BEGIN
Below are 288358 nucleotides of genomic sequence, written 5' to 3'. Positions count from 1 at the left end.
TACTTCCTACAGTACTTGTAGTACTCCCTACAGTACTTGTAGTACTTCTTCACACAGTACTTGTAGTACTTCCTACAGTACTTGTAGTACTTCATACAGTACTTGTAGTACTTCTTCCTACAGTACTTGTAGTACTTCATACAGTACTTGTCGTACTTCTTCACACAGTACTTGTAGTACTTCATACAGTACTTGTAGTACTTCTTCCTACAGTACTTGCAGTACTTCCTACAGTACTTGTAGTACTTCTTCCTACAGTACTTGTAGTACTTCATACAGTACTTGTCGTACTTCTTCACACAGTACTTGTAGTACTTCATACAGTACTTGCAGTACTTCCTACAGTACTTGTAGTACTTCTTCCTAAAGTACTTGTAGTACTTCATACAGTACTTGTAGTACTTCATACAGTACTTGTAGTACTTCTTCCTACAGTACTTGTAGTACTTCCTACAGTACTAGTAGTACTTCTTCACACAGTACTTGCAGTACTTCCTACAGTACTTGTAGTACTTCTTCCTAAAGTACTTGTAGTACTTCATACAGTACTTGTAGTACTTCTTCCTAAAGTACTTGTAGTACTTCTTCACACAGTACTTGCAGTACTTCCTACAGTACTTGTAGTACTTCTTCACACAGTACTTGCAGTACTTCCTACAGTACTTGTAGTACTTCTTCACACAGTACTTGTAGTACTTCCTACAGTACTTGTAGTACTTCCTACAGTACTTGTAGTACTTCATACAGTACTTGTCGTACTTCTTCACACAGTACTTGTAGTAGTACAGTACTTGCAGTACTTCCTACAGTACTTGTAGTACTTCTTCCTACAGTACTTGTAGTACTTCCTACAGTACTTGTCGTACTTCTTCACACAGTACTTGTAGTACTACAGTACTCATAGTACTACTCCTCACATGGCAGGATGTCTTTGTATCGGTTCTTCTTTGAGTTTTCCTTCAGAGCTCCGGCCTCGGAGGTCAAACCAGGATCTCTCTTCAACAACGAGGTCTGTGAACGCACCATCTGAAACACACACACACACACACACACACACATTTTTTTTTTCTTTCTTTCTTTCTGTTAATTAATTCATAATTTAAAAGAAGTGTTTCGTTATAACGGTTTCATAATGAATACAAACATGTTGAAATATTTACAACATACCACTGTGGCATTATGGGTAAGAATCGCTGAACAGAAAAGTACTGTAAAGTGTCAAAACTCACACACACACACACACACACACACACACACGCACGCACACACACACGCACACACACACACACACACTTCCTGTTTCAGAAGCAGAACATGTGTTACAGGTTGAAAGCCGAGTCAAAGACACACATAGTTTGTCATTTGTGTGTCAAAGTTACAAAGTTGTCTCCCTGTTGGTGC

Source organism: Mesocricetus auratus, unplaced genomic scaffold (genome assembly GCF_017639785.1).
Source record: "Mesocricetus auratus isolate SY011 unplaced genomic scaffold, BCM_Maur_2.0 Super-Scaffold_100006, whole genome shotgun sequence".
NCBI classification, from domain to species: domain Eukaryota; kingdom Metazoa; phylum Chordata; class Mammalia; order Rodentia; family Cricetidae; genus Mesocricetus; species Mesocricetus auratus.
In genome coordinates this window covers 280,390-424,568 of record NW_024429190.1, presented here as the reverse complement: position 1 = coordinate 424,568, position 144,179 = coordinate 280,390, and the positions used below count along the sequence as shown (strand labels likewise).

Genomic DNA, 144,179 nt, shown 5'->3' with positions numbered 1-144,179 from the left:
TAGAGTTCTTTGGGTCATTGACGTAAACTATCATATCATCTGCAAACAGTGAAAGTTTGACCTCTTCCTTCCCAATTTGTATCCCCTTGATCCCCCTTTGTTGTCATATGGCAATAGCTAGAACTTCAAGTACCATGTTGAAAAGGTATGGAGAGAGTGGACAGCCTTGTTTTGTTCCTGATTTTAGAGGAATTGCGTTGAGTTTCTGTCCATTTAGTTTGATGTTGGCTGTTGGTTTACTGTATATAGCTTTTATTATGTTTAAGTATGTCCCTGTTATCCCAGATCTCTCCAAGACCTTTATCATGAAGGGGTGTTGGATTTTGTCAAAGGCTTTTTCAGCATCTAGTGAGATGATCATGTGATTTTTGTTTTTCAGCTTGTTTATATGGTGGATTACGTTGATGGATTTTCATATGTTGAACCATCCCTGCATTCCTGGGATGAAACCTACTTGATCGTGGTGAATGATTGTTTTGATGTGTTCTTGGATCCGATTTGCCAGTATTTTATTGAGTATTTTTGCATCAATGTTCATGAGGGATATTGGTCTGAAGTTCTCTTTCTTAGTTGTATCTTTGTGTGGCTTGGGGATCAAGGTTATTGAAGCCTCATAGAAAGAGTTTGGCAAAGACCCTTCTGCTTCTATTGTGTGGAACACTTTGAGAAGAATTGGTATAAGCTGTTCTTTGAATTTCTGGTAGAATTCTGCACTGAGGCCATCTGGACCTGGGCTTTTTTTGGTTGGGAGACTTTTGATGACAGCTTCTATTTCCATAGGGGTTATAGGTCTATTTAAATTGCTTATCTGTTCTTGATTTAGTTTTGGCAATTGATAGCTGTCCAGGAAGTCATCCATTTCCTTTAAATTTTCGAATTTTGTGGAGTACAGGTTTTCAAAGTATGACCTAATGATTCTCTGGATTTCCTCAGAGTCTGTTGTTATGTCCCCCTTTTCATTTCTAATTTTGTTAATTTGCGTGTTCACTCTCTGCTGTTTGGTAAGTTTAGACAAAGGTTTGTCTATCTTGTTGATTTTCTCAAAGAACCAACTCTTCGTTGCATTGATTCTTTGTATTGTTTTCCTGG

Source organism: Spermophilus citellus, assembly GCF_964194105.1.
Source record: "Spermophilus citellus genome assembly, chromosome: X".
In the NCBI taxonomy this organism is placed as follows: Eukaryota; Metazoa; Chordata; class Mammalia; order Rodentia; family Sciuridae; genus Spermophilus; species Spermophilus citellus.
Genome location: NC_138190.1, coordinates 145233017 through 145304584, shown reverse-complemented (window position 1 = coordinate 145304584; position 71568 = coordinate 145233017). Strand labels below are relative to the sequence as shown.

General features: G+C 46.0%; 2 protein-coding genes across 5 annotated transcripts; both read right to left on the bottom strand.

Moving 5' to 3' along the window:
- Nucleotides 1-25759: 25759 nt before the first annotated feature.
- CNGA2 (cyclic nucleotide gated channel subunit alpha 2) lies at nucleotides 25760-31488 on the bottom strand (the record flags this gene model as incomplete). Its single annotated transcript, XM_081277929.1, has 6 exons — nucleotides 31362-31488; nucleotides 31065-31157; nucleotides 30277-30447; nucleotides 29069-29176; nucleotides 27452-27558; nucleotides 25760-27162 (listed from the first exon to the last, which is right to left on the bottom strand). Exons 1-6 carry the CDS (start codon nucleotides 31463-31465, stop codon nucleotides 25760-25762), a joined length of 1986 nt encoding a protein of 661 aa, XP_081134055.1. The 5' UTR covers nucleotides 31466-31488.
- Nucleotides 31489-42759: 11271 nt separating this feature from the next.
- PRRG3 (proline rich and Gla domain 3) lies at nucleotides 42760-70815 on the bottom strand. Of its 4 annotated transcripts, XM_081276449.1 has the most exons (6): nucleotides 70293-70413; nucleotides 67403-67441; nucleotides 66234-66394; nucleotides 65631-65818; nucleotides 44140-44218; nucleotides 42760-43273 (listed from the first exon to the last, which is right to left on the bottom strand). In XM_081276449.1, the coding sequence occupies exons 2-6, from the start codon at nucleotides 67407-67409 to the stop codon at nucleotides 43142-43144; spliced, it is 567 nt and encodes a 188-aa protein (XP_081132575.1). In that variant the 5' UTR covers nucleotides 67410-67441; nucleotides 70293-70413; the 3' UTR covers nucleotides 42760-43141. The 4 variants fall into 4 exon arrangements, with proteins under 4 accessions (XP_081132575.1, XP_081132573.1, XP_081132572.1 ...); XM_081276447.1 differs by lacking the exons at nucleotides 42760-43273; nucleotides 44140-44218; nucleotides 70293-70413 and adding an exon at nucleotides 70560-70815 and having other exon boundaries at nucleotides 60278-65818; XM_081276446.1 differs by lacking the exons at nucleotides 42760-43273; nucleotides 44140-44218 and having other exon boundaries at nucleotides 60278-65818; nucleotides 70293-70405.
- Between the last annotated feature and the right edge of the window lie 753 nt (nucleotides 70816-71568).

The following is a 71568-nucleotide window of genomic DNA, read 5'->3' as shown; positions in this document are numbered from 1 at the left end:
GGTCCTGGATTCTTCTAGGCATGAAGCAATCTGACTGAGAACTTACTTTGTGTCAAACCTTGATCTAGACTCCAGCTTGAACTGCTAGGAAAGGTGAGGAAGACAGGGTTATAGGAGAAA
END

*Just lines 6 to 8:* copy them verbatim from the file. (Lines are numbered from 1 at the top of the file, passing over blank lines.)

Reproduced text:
In genome coordinates this window covers 280,390-424,568 of record NW_024429190.1, presented here as the reverse complement: position 1 = coordinate 424,568, position 144,179 = coordinate 280,390, and the positions used below count along the sequence as shown (strand labels likewise).

Genomic DNA, 144,179 nt, shown 5'->3' with positions numbered 1-144,179 from the left:
TAGAGTTCTTTGGGTCATTGACGTAAACTATCATATCATCTGCAAACAGTGAAAGTTTGACCTCTTCCTTCCCAATTTGTATCCCCTTGATCCCCCTTTGTTGTCATATGGCAATAGCTAGAACTTCAAGTACCATGTTGAAAAGGTATGGAGAGAGTGGACAGCCTTGTTTTGTTCCTGATTTTAGAGGAATTGCGTTGAGTTTCTGTCCATTTAGTTTGATGTTGGCTGTTGGTTTACTGTATATAGCTTTTATTATGTTTAAGTATGTCCCTGTTATCCCAGATCTCTCCAAGACCTTTATCATGAAGGGGTGTTGGATTTTGTCAAAGGCTTTTTCAGCATCTAGTGAGATGATCATGTGATTTTTGTTTTTCAGCTTGTTTATATGGTGGATTACGTTGATGGATTTTCATATGTTGAACCATCCCTGCATTCCTGGGATGAAACCTACTTGATCGTGGTGAATGATTGTTTTGATGTGTTCTTGGATCCGATTTGCCAGTATTTTATTGAGTATTTTTGCATCAATGTTCATGAGGGATATTGGTCTGAAGTTCTCTTTCTTAGTTGTATCTTTGTGTGGCTTGGGGATCAAGGTTATTGAAGCCTCATAGAAAGAGTTTGGCAAAGACCCTTCTGCTTCTATTGTGTGGAACACTTTGAGAAGAATTGGTATAAGCTGTTCTTTGAATTTCTGGTAGAATTCTGCACTGAGGCCATCTGGACCTGGGCTTTTTTTGGTTGGGAGACTTTTGATGACAGCTTCTATTTCCATAGGGGTTATAGGTCTATTTAAATTGCTTATCTGTTCTTGATTTAGTTTTGGCAATTGATAGCTGTCCAGGAAGTCATCCATTTCCTTTAAATTTTCGAATTTTGTGGAGTACAGGTTTTCAAAGTATGACCTAATGATTCTCTGGATTTCCTCAGAGTCTGTTGTTATGTCCCCCTTTTCATTTCTAATTTTGTTAATTTGCGTGTTCACTCTCTGCTGTTTGGTAAGTTTAGACAAAGGTTTGTCTATCTTGTTGATTTTCTCAAAGAACCAACTCTTCGTTGCATTGATTCTTTGTATTGTTTTCCTGG